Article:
The senator was looking to shake it off. He needed more people contact. So his driver pulled into a small shopping center nearby. Lieberman spied the Village Wine and Spirit store and walked in, saying, “I’m going back to my roots.”
A customer turned to him and asked, “Is this campaign driving you to drink?” The senator laughed and said, “Yes, but I always stop at liquor stores because of my father.” His father, a Stamford liquor-store owner, died many years ago; Lieberman’s mother passed away last year, and his childhood home was subsequently sold. This marks the year that he can’t go home again, in so many ways.
If Lieberman wins this fall as an independent, he will return to the Senate in a somewhat peculiar position. “The Democrats will almost certainly welcome him back,” says Thomas Mann, a scholar at the Brookings Institution, because they need to count him in the caucus. But there will no doubt be an even greater distrust between Lieberman and Democrats who believe he has sold them down the river before. And as Rutgers professor Ross Baker notes, going to the Senate as an independent “would pretty much finish him for national office.”
Lieberman is hoping it doesn’t come to that and is focusing on winning the primary. The good news for him is that Bill Clinton, whom Lieberman was quick to attack after the Lewinsky scandal, has agreed to come to Connecticut this week to try to shore up Lieberman’s Democratic credentials. (Though Hillary won’t support Lieberman as an independent, she’s the one who arranged her husband’s visit after Lieberman cornered her on the Senate floor and asked for her help.) “Clinton is Mr. Democrat, the last great successful national Democratic leader,” says Lieberman with relief. “I think he will be very important to any Democrats who may be troubled by the allegations that Lamont is making.”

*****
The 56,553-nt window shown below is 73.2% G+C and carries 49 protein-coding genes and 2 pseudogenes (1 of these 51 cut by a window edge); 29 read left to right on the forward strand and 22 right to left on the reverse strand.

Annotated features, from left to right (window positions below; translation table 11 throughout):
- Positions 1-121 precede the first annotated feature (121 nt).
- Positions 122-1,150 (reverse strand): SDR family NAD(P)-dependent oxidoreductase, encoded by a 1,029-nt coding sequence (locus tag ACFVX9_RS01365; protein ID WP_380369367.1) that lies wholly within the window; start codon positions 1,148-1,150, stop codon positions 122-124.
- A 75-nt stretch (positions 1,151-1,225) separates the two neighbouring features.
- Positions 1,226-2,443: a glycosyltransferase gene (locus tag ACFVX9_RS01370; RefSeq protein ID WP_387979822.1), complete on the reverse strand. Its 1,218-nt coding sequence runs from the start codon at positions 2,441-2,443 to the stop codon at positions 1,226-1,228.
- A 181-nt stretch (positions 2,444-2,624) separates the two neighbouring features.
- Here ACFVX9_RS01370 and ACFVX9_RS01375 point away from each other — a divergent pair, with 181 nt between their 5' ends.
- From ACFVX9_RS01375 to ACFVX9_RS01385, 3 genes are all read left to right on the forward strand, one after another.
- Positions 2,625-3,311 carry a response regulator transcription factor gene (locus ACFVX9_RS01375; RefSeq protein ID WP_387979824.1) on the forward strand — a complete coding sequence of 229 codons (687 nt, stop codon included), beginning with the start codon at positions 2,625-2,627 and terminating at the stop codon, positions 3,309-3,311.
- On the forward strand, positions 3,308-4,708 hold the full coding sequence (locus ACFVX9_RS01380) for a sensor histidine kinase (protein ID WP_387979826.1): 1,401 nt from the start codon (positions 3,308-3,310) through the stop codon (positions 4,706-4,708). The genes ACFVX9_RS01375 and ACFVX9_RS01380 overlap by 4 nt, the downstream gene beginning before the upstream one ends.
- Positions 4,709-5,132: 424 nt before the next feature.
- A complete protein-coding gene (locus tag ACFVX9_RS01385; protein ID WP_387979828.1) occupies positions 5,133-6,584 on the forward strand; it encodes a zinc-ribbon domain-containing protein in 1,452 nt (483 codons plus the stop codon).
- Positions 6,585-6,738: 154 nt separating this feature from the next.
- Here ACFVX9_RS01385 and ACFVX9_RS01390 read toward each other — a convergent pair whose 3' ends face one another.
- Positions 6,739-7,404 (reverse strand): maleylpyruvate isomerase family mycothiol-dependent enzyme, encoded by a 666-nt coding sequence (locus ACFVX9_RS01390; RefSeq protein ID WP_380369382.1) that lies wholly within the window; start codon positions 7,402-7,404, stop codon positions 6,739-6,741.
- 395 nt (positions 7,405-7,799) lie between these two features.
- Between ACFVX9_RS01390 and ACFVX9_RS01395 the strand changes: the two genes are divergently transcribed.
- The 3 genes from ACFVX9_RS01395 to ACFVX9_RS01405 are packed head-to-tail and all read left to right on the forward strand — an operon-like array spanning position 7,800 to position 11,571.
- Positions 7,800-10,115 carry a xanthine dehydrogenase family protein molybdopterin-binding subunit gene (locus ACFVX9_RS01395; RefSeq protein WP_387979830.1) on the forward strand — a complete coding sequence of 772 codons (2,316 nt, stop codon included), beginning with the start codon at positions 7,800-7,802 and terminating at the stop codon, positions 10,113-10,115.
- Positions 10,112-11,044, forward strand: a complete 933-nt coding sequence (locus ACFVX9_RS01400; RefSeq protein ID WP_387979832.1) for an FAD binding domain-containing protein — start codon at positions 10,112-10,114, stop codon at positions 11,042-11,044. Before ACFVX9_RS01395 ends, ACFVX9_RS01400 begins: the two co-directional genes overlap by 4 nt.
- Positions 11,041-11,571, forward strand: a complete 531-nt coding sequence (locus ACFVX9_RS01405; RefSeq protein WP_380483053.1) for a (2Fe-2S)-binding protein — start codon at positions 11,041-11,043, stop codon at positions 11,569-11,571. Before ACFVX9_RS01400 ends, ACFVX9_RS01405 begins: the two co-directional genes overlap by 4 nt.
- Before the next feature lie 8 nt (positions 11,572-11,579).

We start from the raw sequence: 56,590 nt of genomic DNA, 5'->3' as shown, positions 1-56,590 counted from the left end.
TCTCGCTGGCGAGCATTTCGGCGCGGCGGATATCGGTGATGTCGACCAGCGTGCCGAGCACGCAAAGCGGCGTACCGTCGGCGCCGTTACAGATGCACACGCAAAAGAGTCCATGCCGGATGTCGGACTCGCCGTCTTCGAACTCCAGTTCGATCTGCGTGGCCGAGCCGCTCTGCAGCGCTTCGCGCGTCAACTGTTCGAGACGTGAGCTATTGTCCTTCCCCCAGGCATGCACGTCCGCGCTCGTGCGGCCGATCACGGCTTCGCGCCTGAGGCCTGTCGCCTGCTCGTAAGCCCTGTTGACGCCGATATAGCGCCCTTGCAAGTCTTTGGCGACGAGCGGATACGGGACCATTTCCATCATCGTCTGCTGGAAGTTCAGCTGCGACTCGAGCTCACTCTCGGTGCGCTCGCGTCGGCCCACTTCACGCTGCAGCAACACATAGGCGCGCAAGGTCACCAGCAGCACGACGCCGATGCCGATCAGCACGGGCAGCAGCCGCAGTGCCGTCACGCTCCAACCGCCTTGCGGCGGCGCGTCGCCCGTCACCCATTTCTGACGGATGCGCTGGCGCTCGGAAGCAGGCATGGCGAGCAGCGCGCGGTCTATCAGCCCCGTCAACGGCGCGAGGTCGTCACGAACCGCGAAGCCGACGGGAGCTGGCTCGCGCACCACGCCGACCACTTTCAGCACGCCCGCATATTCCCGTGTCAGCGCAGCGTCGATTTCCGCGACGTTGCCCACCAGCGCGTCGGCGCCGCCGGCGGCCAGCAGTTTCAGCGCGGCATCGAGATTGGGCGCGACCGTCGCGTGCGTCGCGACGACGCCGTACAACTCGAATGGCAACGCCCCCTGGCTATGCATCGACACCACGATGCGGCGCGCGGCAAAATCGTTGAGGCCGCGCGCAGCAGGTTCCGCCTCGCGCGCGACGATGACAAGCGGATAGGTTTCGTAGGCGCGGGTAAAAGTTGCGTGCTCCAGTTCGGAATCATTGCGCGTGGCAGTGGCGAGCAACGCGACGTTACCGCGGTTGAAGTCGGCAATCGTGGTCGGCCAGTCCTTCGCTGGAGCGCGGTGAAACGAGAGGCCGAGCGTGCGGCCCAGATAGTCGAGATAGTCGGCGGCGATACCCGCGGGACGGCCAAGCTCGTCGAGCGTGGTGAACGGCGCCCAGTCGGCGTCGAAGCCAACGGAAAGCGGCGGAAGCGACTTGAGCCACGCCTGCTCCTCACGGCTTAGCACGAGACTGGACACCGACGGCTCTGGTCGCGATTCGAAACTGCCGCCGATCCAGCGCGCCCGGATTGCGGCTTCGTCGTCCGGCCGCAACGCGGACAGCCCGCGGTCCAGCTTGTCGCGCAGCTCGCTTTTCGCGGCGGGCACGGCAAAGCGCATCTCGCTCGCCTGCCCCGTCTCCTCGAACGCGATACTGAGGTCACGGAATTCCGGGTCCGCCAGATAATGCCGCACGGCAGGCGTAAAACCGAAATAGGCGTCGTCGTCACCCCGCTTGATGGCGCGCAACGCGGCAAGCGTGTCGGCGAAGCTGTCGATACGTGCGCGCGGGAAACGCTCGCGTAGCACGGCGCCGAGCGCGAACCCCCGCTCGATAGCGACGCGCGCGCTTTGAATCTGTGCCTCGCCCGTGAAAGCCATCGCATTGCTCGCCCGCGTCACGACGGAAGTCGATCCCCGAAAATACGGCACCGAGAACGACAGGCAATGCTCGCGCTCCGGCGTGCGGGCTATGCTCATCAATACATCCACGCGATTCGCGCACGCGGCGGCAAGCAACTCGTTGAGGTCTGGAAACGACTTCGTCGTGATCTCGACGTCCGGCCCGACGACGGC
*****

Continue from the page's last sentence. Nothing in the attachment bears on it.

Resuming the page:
Back in the liquor-store parking lot, a well-wisher yelled, “Go get ’em, Joe!” And he called back, “Spread the word.” He was feeling loose now, so much so that he began telling aides about a dream he’d had the other night in which long-dead Democratic Connecticut governor John Dempsey had walked across a stage and waved at him. Lieberman was puzzled by the dream. It was hard not to wonder what his unconscious was telling him: Was this the Democratic organization from the past wishing the senator well or waving good-bye?
Riding in his blue Grand Marquis to the next event, a press conference overlooking the USS Nautilus submarine, Lieberman turned reflective. “The consequences of defeat are very serious,” he said. “I’m at peace with myself. As long as I feel I’m doing the right thing, I’m okay.” He was referring to the war in Iraq, but he could have just as easily been talking about his own war at home.